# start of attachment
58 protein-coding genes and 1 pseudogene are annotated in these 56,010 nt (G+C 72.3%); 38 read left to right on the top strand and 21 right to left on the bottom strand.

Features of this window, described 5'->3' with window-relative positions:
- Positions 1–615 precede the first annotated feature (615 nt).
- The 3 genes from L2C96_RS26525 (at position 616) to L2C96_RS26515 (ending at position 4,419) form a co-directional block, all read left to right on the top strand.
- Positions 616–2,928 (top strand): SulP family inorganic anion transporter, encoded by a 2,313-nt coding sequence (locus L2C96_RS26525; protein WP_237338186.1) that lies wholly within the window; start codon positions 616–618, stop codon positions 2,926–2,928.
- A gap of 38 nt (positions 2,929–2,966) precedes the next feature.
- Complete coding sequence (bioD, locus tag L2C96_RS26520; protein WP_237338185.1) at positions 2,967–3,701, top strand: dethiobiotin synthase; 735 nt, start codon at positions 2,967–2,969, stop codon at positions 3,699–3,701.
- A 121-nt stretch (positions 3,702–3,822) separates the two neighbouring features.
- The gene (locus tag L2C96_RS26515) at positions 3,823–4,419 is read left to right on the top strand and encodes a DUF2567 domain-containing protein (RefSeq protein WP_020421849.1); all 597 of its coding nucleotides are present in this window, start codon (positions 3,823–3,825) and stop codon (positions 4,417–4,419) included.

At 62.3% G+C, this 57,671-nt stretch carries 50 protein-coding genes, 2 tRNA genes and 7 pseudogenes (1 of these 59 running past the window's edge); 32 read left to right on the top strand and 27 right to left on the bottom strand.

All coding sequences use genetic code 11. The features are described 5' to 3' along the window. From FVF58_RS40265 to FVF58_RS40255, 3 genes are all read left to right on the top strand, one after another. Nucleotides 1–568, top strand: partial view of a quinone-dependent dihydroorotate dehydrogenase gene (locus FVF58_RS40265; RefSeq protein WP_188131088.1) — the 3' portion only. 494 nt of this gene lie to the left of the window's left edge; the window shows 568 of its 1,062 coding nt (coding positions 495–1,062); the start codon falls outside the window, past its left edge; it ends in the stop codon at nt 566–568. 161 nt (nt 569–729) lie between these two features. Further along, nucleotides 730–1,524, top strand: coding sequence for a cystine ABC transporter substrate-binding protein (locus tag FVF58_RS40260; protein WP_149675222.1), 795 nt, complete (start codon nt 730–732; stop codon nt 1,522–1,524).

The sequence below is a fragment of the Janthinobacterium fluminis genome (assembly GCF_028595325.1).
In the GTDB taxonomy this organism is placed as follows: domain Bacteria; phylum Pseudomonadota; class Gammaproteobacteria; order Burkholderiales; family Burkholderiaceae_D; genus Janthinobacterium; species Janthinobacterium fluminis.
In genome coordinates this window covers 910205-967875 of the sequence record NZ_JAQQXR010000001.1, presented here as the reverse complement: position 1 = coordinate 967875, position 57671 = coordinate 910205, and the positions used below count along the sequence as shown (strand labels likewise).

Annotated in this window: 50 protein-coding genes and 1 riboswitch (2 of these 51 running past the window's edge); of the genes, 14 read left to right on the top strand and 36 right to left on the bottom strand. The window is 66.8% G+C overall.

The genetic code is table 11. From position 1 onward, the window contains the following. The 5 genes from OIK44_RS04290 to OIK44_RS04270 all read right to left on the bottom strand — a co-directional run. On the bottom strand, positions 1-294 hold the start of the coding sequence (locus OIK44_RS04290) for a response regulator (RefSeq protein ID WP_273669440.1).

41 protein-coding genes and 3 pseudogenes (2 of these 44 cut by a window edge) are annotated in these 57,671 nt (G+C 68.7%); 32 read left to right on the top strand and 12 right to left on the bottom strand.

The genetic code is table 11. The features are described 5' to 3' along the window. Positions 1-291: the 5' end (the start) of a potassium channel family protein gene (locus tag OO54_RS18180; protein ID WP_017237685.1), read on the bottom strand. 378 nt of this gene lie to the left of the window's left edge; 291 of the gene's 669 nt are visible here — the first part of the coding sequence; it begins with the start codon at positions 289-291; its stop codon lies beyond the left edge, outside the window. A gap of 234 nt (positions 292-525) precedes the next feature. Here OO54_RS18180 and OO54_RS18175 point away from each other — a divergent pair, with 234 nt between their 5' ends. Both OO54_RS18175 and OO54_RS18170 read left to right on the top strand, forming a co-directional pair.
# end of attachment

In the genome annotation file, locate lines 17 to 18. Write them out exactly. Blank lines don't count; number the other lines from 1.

41 protein-coding genes and 3 pseudogenes (2 of these 44 cut by a window edge) are annotated in these 57,671 nt (G+C 68.7%); 32 read left to right on the top strand and 12 right to left on the bottom strand.

The genetic code is table 11. The features are described 5' to 3' along the window. Positions 1-291: the 5' end (the start) of a potassium channel family protein gene (locus tag OO54_RS18180; protein ID WP_017237685.1), read on the bottom strand. 378 nt of this gene lie to the left of the window's left edge; 291 of the gene's 669 nt are visible here — the first part of the coding sequence; it begins with the start codon at positions 289-291; its stop codon lies beyond the left edge, outside the window. A gap of 234 nt (positions 292-525) precedes the next feature. Here OO54_RS18180 and OO54_RS18175 point away from each other — a divergent pair, with 234 nt between their 5' ends. Both OO54_RS18175 and OO54_RS18170 read left to right on the top strand, forming a co-directional pair.